Donepezil Adherence, Persistence and Time to First Discontinuation in a Three-Year Follow-Up of Older People

Henry C. Ndukwe, Prasad S. Nishtala

Research output: Contribution to journalArticlepeer-review

5 Citations (Scopus)

Abstract

Background: Donepezil is indicated for the management of mild to moderate dementia, particularly in Alzheimer's disease. Several studies have described low adherence rates with donepezil. Aim: To examine and measure donepezil adherence, persistence and time to first discontinuation in older New Zealanders. Methods: An inception cohort of 1,999 new users of donepezil, aged 65 years or older, were identified from the Pharmaceutical Collections and National Minimum Dataset from 1 November 2010 to 31 December 2013. Kaplan-Meier curves and Cox regression analysis were used to estimate the cumulative probability and risk of time to first discontinuation of donepezil therapy. Results: The mean age of the cohort was 79.5 ± 6.4 years and included 42.7% females. Adherence was high (89.0%), while the proportion of donepezil dispensings (81.0-32.5%) declined between 6 and 36 months. Persistence between the 1st and 6th dispensing visit decreased by 19.0%, and 11.0% of the total cohort had a gap of 31 days or more. The adjusted risk of time to first discontinuation in the non-adherent group was 2.2 times (95% CI 1.9-2.6) that of the adherent group. Conclusions: The non-adherent new donepezil users, on average, discontinued faster than the adherent group. Time to first discontinuation in this study was higher compared to discontinuation rates observed in clinical trials.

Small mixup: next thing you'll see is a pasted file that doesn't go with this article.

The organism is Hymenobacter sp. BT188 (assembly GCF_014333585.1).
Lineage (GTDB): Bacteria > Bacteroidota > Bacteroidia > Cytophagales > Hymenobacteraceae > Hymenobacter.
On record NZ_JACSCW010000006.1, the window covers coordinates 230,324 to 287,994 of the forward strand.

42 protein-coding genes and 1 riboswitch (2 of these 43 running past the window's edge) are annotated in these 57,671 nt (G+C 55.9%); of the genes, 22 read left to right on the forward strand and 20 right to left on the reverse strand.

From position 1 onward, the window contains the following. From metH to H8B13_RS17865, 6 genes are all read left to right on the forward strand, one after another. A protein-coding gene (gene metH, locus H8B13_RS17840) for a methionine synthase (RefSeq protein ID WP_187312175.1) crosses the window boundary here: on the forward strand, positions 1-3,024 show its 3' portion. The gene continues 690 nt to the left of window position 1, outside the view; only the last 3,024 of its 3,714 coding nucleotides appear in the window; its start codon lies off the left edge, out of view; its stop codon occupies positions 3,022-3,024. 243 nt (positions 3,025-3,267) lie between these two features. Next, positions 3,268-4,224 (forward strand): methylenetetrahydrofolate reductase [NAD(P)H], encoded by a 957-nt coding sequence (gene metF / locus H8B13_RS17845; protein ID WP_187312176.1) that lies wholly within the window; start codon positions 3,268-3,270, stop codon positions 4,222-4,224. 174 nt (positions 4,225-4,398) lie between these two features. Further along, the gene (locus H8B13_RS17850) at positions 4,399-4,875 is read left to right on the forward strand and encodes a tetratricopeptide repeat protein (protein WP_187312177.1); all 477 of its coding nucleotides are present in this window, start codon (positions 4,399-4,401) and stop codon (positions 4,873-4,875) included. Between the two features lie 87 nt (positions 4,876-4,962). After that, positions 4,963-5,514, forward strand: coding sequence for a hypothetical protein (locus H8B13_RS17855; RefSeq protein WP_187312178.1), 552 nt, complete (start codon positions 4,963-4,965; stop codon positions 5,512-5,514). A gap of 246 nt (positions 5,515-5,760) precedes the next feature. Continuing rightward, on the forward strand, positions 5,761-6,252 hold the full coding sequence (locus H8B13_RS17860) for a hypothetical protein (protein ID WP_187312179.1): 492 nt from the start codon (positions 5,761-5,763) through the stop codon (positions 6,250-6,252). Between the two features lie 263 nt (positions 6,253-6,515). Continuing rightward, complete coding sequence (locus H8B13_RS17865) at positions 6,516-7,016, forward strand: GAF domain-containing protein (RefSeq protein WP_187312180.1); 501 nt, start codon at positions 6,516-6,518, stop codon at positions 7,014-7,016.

Original languageEnglish
Pages (from-to)482-491
Number of pages10
JournalDementia and Geriatric Cognitive Disorders Extra
Volume5
Issue number3
DOIs
Publication statusPublished - 4 Sep 2015

Keywords

  • Adherence
  • Discontinuation
  • Donepezil
  • Geriatric epidemiology
  • Older people
  • Persistence
  • Population-based study

ASJC Scopus subject areas

  • Cognitive Neuroscience
  • Psychiatry and Mental health

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